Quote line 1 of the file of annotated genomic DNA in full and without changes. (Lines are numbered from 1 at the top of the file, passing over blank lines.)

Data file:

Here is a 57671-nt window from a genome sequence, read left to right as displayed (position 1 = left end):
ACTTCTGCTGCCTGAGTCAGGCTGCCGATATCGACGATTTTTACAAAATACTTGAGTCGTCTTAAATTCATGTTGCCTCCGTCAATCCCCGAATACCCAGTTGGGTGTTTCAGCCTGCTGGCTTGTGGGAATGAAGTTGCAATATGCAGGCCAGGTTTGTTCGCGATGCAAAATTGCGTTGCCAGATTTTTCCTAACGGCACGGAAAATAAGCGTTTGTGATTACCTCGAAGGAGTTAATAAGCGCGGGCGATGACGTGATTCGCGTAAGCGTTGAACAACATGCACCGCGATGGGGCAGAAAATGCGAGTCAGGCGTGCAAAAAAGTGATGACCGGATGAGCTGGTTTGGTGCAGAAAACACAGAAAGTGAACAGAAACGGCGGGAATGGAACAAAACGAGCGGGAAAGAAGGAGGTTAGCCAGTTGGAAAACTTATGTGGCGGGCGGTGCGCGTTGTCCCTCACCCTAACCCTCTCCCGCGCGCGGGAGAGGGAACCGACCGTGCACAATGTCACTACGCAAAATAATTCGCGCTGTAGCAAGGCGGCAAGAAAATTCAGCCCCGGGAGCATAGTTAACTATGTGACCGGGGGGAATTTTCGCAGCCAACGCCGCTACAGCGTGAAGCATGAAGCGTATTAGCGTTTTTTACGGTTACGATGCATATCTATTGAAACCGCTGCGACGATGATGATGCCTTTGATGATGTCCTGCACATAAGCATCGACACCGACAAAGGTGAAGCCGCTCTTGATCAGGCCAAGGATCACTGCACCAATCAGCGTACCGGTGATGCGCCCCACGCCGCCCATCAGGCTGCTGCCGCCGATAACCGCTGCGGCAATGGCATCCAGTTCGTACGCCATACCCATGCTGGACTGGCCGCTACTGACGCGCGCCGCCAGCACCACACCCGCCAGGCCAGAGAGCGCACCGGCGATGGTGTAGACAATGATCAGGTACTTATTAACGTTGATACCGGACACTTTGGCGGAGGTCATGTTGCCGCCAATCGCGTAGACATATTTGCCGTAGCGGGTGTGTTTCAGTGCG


Here is a 57671-nt window from a genome sequence, read left to right as displayed (position 1 = left end):